Calling All Deadbeats
AirTouch Cellular is taking an unusual approach in its search for new cell phone customers targeting people with bad credit.
And there are lots of them out there.
AirTouch officials said about 50 percent of people who apply for cell phones are turned down because of bad credit or if you prefer their positive spin because they haven’t established good credit.
To work with these folks, Airtouch is launching a way for them to prepay for minutes of cell phone use at thousands of convenience stores.
The company is even willing to supply the cell phone. But it won’t work without a special card issued each time minutes are bought.
AirTouch says its motives transcend profits. “We are democratizing the cellular industry,” says Arun Sarin, company president.
All You Need Is Love
L.A. Mayor Richard Riordan has made no secret of his opposition to San Fernando Valley secession, taking every opportunity to make his case against the breakup of the city.
But his arguments took a somewhat different tack when he recently addressed the Southland Regional Association of Realtors at an event in the Valley.
This time, along with his usual pleas for reconciliation, he offered a little positive reinforcement, praising Valley leaders for helping turn around the economy of all Los Angeles.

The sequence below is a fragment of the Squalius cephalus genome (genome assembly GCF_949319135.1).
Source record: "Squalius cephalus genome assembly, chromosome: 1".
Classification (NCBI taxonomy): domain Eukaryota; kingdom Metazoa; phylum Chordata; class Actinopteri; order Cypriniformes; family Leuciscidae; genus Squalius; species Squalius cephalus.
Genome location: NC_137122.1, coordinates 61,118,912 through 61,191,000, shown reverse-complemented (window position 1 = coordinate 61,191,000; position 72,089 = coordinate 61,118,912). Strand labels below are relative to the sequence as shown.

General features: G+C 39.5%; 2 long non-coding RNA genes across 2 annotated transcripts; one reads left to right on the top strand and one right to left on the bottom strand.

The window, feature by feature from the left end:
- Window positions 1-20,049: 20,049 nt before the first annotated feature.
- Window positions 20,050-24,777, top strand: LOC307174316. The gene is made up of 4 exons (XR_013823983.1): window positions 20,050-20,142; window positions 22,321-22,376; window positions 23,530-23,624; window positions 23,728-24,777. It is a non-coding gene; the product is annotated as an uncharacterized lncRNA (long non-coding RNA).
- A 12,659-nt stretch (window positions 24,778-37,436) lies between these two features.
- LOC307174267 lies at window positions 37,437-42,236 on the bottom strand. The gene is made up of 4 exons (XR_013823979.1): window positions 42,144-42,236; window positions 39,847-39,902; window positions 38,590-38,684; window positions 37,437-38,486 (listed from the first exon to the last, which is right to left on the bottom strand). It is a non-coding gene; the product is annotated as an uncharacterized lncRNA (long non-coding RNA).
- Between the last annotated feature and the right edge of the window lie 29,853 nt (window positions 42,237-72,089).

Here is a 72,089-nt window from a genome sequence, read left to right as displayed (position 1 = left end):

Then, after urging the audience to “stay with your family and make your family better,” the mayor got downright mushy.
“I love you,” he said. “Stay with us. Have a great future.”
Los Angeles World Airports, the city agency that oversees airports in L.A., Ontario, Van Nuys and Palmdale, is in the process of making sure all its computer systems are Y2K compliant and won’t experience problems when 1999 changes to 2000.
But doing such tests at Palmdale Regional Airport won’t be much of a problem.
That’s because no commercial airlines currently fly in or out of the airport. So the only system that will need to be tested there is the sprinklers.
That’s more important than you might think.
While Palmdale Regional may not have any airlines, it does have 17,000 acres of land used for agricultural purposes.
L.A. business leaders speaking at the recent Summit of Education about the importance of technology in classrooms could have used an equipment upgrade themselves.
Instead of using a clicker or PowerPoint program during their presentations, speakers were reduced to telling an assistant to flip the transparencies on an outdated overhead projector.
Willard R. Daggett, president of the International Center for Leadership in Education, apparently didn’t pick up on that irony while talking about the need for schools to invest in technology.
But he did take a swipe at educators for being slow to pick up on the usefulness of the overhead projectors.
“It took schools only 20 years to get (the projectors) from the bowling alley to the classroom,” he joked.